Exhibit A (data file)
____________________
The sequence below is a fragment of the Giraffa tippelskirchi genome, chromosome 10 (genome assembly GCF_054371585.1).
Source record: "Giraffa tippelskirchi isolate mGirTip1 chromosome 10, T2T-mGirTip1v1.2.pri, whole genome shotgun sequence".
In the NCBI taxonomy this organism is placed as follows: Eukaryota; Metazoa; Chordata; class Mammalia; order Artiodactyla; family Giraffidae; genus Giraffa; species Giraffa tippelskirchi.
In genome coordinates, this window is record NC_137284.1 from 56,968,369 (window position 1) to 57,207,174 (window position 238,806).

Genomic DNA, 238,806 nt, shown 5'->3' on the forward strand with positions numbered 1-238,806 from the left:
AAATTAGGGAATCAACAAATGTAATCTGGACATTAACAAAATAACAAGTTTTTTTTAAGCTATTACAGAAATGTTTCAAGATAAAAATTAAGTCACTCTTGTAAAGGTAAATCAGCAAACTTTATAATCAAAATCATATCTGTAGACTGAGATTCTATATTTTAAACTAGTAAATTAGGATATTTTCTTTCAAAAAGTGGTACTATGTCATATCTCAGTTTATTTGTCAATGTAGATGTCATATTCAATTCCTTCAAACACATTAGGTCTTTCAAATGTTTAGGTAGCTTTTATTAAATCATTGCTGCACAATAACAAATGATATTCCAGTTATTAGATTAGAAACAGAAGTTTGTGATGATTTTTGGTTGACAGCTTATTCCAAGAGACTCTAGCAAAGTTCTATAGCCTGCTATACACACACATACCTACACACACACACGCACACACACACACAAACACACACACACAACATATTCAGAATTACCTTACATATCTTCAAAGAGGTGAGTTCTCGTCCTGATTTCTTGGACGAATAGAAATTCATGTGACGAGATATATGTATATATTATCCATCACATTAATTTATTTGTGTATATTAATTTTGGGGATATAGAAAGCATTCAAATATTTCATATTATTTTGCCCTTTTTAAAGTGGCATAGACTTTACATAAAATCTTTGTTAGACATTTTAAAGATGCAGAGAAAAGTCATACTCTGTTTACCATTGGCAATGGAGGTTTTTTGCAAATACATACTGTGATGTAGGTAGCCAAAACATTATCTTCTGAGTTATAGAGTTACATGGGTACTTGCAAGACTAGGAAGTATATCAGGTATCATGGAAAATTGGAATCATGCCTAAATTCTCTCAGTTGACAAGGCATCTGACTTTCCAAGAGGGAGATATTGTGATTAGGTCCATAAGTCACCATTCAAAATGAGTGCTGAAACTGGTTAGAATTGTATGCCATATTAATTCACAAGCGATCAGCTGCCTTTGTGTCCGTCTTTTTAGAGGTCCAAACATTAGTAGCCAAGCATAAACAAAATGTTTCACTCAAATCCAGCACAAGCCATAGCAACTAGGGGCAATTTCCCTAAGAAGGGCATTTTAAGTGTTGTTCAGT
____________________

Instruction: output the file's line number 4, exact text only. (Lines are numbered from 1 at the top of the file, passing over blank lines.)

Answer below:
In genome coordinates, this window is record NC_137284.1 from 56,968,369 (window position 1) to 57,207,174 (window position 238,806).